5 Ways Teachers Can Set Boundaries

This blog post is based on a podcast I did on setting boundaries. You can listen to it here.




Today’s topic, boundaries, is extremely important considering the mounting stress teachers are under as the school year resumes in the midst of a global pandemic. Whether you’re teaching face-to-face, remotely, or in a hybrid model, the demands are unlike anything I have experienced in my 18 years in the classroom. If you’re a new teacher and you have nothing else to compare it to, I’m sure you are wondering what you’ve walked into.


The expectations and uncertainty of what the future holds for this school year have not only caused disruptions to work-life balance, but to the physical and mental health of teachers. Fearing for your safety unfortunately is not a new thing in education - only the threat now isn’t just an active shooter or other acts of violence, but not having the necessary PPE or social distancing to protect yourself during the day and to avoid potentially bringing COVID home to your loved ones.

Aside from health concerns, the technology transition that most schools are undergoing is a source of overwhelm in itself. Even if you are back in a physical classroom, the move to put resources online and teach students how to use technology to complete and submit work - basically making things as touch-less and paperless as possible - is no easy feat, six feet apart and wearing a mask. Everyone has a different level of comfort with implementing technology, appearing on camera, and adapting their teaching style and resources for a digital format. If it feels like too much, it’s because it is. No one, I assure you, ever signed up for this.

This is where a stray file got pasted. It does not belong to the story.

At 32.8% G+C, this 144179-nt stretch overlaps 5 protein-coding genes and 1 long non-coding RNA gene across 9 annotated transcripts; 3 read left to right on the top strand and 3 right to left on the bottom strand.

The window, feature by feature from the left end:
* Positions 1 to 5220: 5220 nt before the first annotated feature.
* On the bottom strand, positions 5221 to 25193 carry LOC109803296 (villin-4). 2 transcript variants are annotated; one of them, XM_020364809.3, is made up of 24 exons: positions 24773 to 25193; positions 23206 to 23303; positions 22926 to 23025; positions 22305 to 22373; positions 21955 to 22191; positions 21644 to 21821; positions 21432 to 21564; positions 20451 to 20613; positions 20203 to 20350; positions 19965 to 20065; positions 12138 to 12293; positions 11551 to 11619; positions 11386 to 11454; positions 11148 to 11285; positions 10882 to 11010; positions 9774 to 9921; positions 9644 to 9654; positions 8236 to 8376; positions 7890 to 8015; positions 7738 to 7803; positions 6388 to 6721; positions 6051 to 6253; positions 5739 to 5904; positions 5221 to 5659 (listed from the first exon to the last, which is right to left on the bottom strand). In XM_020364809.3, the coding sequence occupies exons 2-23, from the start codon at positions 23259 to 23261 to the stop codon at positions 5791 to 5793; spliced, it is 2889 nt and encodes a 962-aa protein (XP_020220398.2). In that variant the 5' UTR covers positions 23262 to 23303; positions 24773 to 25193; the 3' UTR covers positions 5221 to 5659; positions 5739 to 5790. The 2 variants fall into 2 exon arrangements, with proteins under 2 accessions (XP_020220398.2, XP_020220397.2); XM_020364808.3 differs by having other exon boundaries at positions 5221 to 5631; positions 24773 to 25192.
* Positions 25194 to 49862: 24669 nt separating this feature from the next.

Worst of all, this is a long haul situation. It’s not going away next month, next semester, and who knows, maybe not even next year. It’s not the normal that we want - but it’s the normal that we have.

Which leads to our discussion about boundaries. The line in the sand. A brick wall, if you prefer. The point before the breaking point. Boundaries are how you protect your family, your health, and your soul. It’s a topic I discuss in The Thrive Guide: Beginning a Teaching Career in Uncertain Times, which you can download at this link. Creating boundaries is the only way to sustain a teaching career for the long term. It’s you, as an intelligent, worthy individual, recognizing the necessity of a division between work and home.

Being a first year teacher is overwhelming - pandemic or not - but no teacher of any experience level is meant to work themselves into physical and emotional exhaustion. As I like to say, you are more than a teacher, and you deserve to set limits on how you spend your time outside of school. Setting boundaries will save your career before it starts. 


But no one can set those boundaries but yourself. How long to stay after school, when to stop responding to emails for the day, the amount of time to spend writing lessons, grading papers, or troubleshooting technology. That’s for you to decide. And believe me when I say I know it’s hard, because I have struggled saying no and reducing the blur between my work life and home life. However, a saying that I have come to abide by is “What you allow, will continue.” You have to speak up for your needs as a human being, or no one else will. And you are allowed to have needs and limits - even in a pandemic.